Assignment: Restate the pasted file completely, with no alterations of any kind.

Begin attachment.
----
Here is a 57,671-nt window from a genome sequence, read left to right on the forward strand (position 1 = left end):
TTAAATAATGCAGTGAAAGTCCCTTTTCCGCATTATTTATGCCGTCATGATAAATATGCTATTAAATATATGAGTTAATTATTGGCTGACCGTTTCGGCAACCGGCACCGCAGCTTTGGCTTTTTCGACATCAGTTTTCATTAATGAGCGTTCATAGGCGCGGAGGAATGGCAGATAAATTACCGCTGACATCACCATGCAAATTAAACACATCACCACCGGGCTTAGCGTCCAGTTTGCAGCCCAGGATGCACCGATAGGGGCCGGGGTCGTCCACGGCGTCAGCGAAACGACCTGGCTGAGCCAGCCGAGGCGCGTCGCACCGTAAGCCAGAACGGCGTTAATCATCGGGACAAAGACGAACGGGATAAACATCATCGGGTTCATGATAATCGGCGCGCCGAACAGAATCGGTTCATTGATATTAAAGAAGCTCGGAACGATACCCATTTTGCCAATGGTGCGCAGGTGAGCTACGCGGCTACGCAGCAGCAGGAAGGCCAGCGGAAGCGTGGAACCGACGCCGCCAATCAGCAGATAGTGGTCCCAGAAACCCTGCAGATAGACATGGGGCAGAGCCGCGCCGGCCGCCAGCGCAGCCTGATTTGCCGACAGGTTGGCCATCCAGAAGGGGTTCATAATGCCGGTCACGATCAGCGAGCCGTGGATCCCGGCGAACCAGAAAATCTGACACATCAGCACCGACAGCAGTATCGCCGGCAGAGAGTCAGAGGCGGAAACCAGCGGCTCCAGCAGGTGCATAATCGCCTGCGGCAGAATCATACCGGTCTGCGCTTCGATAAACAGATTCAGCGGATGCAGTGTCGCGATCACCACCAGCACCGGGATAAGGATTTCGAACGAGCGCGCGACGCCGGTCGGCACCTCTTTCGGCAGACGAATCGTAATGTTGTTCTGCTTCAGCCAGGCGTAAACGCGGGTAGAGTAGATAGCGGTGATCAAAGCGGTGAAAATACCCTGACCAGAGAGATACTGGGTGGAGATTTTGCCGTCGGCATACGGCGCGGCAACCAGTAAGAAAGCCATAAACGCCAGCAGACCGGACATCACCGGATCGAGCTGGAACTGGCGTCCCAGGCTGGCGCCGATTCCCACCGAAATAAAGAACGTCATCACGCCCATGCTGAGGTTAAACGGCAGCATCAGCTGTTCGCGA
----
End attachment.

Here is a 57,671-nt window from a genome sequence, read left to right on the forward strand (position 1 = left end):
TTAAATAATGCAGTGAAAGTCCCTTTTCCGCATTATTTATGCCGTCATGATAAATATGCTATTAAATATATGAGTTAATTATTGGCTGACCGTTTCGGCAACCGGCACCGCAGCTTTGGCTTTTTCGACATCAGTTTTCATTAATGAGCGTTCATAGGCGCGGAGGAATGGCAGATAAATTACCGCTGACATCACCATGCAAATTAAACACATCACCACCGGGCTTAGCGTCCAGTTTGCAGCCCAGGATGCACCGATAGGGGCCGGGGTCGTCCACGGCGTCAGCGAAACGACCTGGCTGAGCCAGCCGAGGCGCGTCGCACCGTAAGCCAGAACGGCGTTAATCATCGGGACAAAGACGAACGGGATAAACATCATCGGGTTCATGATAATCGGCGCGCCGAACAGAATCGGTTCATTGATATTAAAGAAGCTCGGAACGATACCCATTTTGCCAATGGTGCGCAGGTGAGCTACGCGGCTACGCAGCAGCAGGAAGGCCAGCGGAAGCGTGGAACCGACGCCGCCAATCAGCAGATAGTGGTCCCAGAAACCCTGCAGATAGACATGGGGCAGAGCCGCGCCGGCCGCCAGCGCAGCCTGATTTGCCGACAGGTTGGCCATCCAGAAGGGGTTCATAATGCCGGTCACGATCAGCGAGCCGTGGATCCCGGCGAACCAGAAAATCTGACACATCAGCACCGACAGCAGTATCGCCGGCAGAGAGTCAGAGGCGGAAACCAGCGGCTCCAGCAGGTGCATAATCGCCTGCGGCAGAATCATACCGGTCTGCGCTTCGATAAACAGATTCAGCGGATGCAGTGTCGCGATCACCACCAGCACCGGGATAAGGATTTCGAACGAGCGCGCGACGCCGGTCGGCACCTCTTTCGGCAGACGAATCGTAATGTTGTTCTGCTTCAGCCAGGCGTAAACGCGGGTAGAGTAGATAGCGGTGATCAAAGCGGTGAAAATACCCTGACCAGAGAGATACTGGGTGGAGATTTTGCCGTCGGCATACGGCGCGGCAACCAGTAAGAAAGCCATAAACGCCAGCAGACCGGACATCACCGGATCGAGCTGGAACTGGCGTCCCAGGCTGGCGCCGATTCCCACCGAAATAAAGAACGTCATCACGCCCATGCTGAGGTTAAACGGCAGCATCAGCTGTTCGCGA